Posts tagged Colleen Frei
USDA Announces 2019 Trade Aid to Farmers

Last week, the U.S. Department of Agriculture (USDA) announced a $16 billion trade aid program for American farmers in response to the trade and tariff impacts on the agriculture industry.   This additional trade aid strategy supplements the USDA Market Facilitation Program of 2018 and aims to support American agricultural growers and producers that have been impacted by recent trade conflicts and export market challenges.

This aid package involves three parts:

  • The centerpiece involves cash payments totaling $14.5 billion through the USDA’s Market Facilitation Program to eligible agricultural growers and producers of a variety of crops, including fresh sweet cherries, fresh grapes and many row crops as well as dairy and pork producers impacted by recent tariffs

  • Purchases totaling $1.4 billion through the USDA’s Food Purchase and Distribution Program to eligible agricultural producers of surplus fresh produce (may include apple and pear growers and other tree fruit producers) and other food products (may include meat and dairy producers) impacted by tariffs. The Food Purchase and Distribution Program facilitates the supply of fresh produce and other food products to help food banks, pantries and school meal programs

  • A $100 million trade promotion program for livestock producers and certain crops to help agricultural industry sectors develop new markets. A similar program launched as part of the USDA’s 2018 trade aid program

In addition to this most recent announcement, more sweet cherry growers may be able to apply for aid under the Market Facilitation Program in 2019, thanks to changes in eligibility supported by Washington Senator Maria Cantwell and Representative Dan Newhouse. Sen. Cantwell and Rep. Newhouse’s provision to expand eligibility to a wider variety of business structures, recently passed the Senate but still awaits a vote in the House.

Details regarding eligibility and payment rates of this trade aid and Market Facilitation Program of 2019 still need to be established by the USDA and are expected at a later date. JDSA Law is committed to following these developments and will keep you updated as events and details continue to unfold.

Online Retailers: Be Ready to Collect Sales Tax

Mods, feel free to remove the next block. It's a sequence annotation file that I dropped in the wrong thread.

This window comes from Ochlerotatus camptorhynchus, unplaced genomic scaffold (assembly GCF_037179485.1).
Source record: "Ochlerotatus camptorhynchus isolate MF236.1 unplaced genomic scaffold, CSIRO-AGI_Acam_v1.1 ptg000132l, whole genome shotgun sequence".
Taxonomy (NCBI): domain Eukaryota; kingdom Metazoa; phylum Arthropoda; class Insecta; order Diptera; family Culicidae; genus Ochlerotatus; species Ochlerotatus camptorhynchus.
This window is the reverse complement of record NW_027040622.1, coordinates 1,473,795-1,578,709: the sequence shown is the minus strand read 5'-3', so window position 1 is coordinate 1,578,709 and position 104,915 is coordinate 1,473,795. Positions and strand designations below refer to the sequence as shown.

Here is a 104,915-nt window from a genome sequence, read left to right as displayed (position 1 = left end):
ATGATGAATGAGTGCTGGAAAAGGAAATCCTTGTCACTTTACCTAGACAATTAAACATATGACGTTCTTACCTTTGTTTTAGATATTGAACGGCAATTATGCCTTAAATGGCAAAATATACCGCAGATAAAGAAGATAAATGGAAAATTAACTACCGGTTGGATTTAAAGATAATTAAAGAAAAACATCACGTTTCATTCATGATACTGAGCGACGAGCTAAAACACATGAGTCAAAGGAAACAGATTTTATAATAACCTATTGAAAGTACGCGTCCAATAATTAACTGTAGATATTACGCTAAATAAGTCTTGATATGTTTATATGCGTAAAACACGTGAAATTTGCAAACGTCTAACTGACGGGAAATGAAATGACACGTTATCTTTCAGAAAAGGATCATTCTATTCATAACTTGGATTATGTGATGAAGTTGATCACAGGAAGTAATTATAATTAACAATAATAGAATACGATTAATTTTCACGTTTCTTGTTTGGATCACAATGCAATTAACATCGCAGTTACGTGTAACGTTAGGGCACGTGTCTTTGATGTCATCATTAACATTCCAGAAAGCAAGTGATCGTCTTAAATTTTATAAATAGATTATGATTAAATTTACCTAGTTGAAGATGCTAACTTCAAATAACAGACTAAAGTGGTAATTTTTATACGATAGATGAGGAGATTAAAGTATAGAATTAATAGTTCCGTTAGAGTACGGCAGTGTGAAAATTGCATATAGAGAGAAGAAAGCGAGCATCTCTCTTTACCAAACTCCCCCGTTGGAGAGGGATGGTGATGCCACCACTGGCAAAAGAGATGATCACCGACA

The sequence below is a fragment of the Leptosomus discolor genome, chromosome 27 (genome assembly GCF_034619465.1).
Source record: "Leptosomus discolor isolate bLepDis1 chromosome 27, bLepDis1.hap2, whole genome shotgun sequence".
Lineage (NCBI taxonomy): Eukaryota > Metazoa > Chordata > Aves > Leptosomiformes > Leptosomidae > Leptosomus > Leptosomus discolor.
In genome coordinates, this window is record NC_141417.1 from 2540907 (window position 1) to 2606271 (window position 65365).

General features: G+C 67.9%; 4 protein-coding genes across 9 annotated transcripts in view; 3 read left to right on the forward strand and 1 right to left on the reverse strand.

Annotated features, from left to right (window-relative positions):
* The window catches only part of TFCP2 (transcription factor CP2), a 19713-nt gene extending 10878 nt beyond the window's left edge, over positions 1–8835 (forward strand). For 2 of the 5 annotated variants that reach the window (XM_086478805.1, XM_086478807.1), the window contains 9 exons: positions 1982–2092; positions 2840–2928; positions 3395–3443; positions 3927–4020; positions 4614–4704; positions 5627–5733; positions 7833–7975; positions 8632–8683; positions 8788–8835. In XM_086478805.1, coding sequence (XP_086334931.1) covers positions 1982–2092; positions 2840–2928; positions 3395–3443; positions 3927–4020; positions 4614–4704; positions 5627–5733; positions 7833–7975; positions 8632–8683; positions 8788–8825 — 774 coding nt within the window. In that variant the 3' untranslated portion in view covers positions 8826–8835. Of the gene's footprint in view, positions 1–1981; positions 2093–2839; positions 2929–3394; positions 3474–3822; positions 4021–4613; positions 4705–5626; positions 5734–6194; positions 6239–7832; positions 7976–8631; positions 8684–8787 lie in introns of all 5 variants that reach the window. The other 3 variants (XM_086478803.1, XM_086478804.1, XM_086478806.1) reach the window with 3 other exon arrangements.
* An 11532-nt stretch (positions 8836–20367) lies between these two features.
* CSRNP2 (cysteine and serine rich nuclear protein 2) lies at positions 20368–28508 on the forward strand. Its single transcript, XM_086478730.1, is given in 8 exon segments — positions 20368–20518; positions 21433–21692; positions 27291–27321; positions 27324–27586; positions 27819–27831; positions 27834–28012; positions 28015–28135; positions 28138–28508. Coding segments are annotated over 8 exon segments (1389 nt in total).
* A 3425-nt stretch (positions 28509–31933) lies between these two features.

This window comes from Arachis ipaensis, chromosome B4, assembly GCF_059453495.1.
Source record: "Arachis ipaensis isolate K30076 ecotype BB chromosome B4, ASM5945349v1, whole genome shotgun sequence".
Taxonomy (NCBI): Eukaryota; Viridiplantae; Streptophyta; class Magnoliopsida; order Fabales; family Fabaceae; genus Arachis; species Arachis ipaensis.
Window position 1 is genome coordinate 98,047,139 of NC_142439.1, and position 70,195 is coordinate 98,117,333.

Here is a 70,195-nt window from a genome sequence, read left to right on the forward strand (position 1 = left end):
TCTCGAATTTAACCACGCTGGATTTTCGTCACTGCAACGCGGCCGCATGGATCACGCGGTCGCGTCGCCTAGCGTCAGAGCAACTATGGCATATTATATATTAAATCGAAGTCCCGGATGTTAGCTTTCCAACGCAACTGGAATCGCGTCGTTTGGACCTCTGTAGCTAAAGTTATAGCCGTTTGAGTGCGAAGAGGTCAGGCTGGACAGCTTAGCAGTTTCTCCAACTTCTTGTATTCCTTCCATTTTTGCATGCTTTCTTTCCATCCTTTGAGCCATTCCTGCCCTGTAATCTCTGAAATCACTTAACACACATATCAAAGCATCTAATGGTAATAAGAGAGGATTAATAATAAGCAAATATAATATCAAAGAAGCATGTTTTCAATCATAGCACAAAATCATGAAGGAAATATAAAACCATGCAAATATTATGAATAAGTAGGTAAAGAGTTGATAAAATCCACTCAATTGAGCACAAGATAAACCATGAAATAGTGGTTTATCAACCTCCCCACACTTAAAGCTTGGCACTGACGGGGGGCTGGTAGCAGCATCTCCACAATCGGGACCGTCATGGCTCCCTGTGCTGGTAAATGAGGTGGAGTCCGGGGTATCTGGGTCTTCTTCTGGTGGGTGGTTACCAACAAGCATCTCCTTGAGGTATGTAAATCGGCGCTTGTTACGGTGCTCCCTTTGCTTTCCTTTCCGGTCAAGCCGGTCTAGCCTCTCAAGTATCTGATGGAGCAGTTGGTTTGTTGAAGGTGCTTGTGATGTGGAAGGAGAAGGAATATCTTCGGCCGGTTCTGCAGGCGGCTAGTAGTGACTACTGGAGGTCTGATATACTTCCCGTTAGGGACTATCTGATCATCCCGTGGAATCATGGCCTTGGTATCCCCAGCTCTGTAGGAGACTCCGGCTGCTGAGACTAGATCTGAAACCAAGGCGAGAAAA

In a recent U.S. Supreme Court decision, States will now be able to collect sales tax from internet retailers who sell their products online.  This change appears to be a big victory for the States, and is expected to increase revenue that individual States argued they have been missing out on for decades.

Prior to this ruling, the law did not require businesses to collect sales tax on customer’s purchases if the business was shipping the purchase to a State where the business did not have a physical presence. In these situations, customers who resided in a State with sales tax were required to report and pay ‘use tax’ for their online purchase directly to their home State.  This tax reporting requirement was not widely known, and the home States seldom received the use tax.  This is all about to change as a result of this recent U.S. Supreme Court decision.

What Does This Means for Businesses?

Under the U.S. Supreme Court’s decision, States can now pass laws requiring sellers – without a physical presence in the State to which they are shipping – to collect that State’s sales tax from customers and send the collected sales taxes to that State.  What is not yet clear is whether Federal legislation will provide details on how sales tax collection will take place, or if each State will be responsible for carrying out their own specific sales tax collection program.

JDSA is also following the question of whether the ruling requires all Internet companies to collect sales tax.

Could this only apply to larger companies?